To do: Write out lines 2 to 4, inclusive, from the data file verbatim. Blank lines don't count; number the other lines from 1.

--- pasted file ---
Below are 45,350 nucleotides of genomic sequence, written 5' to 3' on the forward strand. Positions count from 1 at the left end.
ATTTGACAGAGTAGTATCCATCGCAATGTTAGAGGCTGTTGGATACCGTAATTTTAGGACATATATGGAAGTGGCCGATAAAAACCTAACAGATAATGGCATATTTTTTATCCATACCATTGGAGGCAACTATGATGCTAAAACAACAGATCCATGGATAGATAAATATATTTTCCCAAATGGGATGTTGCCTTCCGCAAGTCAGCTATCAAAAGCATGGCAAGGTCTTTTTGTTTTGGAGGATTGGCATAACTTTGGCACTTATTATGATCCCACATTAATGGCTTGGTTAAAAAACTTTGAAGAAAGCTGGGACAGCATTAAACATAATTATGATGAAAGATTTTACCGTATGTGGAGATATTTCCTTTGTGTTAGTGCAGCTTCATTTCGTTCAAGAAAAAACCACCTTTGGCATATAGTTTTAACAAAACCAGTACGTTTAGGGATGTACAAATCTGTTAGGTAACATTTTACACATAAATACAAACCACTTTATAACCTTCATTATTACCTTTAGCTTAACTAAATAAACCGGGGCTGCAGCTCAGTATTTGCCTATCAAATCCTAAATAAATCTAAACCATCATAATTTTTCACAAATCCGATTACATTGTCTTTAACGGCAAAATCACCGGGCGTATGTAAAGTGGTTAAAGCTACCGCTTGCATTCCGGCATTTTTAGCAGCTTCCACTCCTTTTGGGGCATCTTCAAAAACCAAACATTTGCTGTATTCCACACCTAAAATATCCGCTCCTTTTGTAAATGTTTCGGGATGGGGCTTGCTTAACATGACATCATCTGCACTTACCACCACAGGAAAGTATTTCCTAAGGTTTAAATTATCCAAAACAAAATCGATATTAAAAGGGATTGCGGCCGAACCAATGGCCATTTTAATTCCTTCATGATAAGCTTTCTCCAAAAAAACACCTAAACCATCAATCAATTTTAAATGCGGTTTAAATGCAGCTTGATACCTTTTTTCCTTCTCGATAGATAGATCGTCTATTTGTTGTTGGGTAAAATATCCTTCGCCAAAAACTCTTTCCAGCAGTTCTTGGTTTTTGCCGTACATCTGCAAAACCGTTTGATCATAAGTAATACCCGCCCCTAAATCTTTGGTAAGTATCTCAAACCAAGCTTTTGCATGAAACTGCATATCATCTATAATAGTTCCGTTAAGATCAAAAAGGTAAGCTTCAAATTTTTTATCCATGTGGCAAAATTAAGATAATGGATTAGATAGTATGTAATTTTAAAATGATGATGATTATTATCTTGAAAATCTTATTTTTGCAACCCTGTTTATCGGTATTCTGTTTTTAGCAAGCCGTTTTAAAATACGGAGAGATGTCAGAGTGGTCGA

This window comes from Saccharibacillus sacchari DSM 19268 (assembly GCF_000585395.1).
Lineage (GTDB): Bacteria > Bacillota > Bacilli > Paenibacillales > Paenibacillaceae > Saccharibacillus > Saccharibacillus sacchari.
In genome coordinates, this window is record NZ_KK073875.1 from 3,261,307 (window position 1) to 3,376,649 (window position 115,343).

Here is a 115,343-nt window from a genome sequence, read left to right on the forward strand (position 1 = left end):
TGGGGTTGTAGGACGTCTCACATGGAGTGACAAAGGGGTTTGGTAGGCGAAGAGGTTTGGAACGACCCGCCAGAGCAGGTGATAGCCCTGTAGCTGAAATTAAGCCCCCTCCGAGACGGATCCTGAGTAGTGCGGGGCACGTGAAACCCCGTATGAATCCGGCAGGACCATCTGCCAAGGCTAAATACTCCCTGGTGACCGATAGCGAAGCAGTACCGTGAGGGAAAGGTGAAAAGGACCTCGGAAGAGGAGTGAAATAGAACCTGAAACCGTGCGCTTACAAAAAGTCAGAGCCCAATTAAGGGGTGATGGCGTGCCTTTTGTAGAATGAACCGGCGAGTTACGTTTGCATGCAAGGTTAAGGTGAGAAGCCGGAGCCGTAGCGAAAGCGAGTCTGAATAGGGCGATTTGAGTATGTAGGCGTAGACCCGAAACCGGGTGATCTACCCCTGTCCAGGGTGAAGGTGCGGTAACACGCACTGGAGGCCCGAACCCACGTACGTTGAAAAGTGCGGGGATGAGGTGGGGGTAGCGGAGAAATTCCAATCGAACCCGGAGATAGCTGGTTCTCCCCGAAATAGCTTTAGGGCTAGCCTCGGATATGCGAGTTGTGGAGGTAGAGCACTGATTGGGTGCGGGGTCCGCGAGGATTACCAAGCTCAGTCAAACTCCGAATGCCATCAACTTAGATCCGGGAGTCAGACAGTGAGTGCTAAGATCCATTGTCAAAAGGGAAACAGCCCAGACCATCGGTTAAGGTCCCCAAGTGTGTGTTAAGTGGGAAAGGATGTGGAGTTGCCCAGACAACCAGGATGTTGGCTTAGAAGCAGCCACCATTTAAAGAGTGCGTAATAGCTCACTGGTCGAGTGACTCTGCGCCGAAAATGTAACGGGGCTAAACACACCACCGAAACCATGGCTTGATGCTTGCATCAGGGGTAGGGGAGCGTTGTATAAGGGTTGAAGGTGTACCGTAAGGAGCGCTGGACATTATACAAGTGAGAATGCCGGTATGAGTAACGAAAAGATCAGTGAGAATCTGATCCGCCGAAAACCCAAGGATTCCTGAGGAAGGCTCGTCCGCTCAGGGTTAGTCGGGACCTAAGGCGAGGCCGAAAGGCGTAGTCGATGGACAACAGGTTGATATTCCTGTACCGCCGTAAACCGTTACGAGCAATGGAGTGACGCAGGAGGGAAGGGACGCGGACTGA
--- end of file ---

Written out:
ATTTGACAGAGTAGTATCCATCGCAATGTTAGAGGCTGTTGGATACCGTAATTTTAGGACATATATGGAAGTGGCCGATAAAAACCTAACAGATAATGGCATATTTTTTATCCATACCATTGGAGGCAACTATGATGCTAAAACAACAGATCCATGGATAGATAAATATATTTTCCCAAATGGGATGTTGCCTTCCGCAAGTCAGCTATCAAAAGCATGGCAAGGTCTTTTTGTTTTGGAGGATTGGCATAACTTTGGCACTTATTATGATCCCACATTAATGGCTTGGTTAAAAAACTTTGAAGAAAGCTGGGACAGCATTAAACATAATTATGATGAAAGATTTTACCGTATGTGGAGATATTTCCTTTGTGTTAGTGCAGCTTCATTTCGTTCAAGAAAAAACCACCTTTGGCATATAGTTTTAACAAAACCAGTACGTTTAGGGATGTACAAATCTGTTAGGTAACATTTTACACATAAATACAAACCACTTTATAACCTTCATTATTACCTTTAGCTTAACTAAATAAACCGGGGCTGCAGCTCAGTATTTGCCTATCAAATCCTAAATAAATCTAAACCATCATAATTTTTCACAAATCCGATTACATTGTCTTTAACGGCAAAATCACCGGGCGTATGTAAAGTGGTTAAAGCTACCGCTTGCATTCCGGCATTTTTAGCAGCTTCCACTCCTTTTGGGGCATCTTCAAAAACCAAACATTTGCTGTATTCCACACCTAAAATATCCGCTCCTTTTGTAAATGTTTCGGGATGGGGCTTGCTTAACATGACATCATCTGCACTTACCACCACAGGAAAGTATTTCCTAAGGTTTAAATTATCCAAAACAAAATCGATATTAAAAGGGATTGCGGCCGAACCAATGGCCATTTTAATTCCTTCATGATAAGCTTTCTCCAAAAAAACACCTAAACCATCAATCAATTTTAAATGCGGTTTAAATGCAGCTTGATACCTTTTTTCCTTCTCGATAGATAGATCGTCTATTTGTTGTTGGGTAAAATATCCTTCGCCAAAAACTCTTTCCAGCAGTTCTTGGTTTTTGCCGTACATCTGCAAAACCGTTTGATCATAAGTAATACCCGCCCCTAAATCTTTGGTAAGTATCTCAAACCAAGCTTTTGCATGAAACTGCATATCATCTATAATAGTTCCGTTAAGATCAAAAAGGTAAGCTTCAAATTTTTTATCCATGTGGCAAAATTAAGATAATGGATTAGATAGTATGTAATTTTAAAATGATGATGATTATTATCTTGAAAATCTTATTTTTGCAACCCTGTTTATCGGTATTCTGTTTTTAGCAAGCCGTTTTAAAATACGGAGAGATGTCAGAGTGGTCGA

This window comes from Saccharibacillus sacchari DSM 19268 (assembly GCF_000585395.1).
Lineage (GTDB): Bacteria > Bacillota > Bacilli > Paenibacillales > Paenibacillaceae > Saccharibacillus > Saccharibacillus sacchari.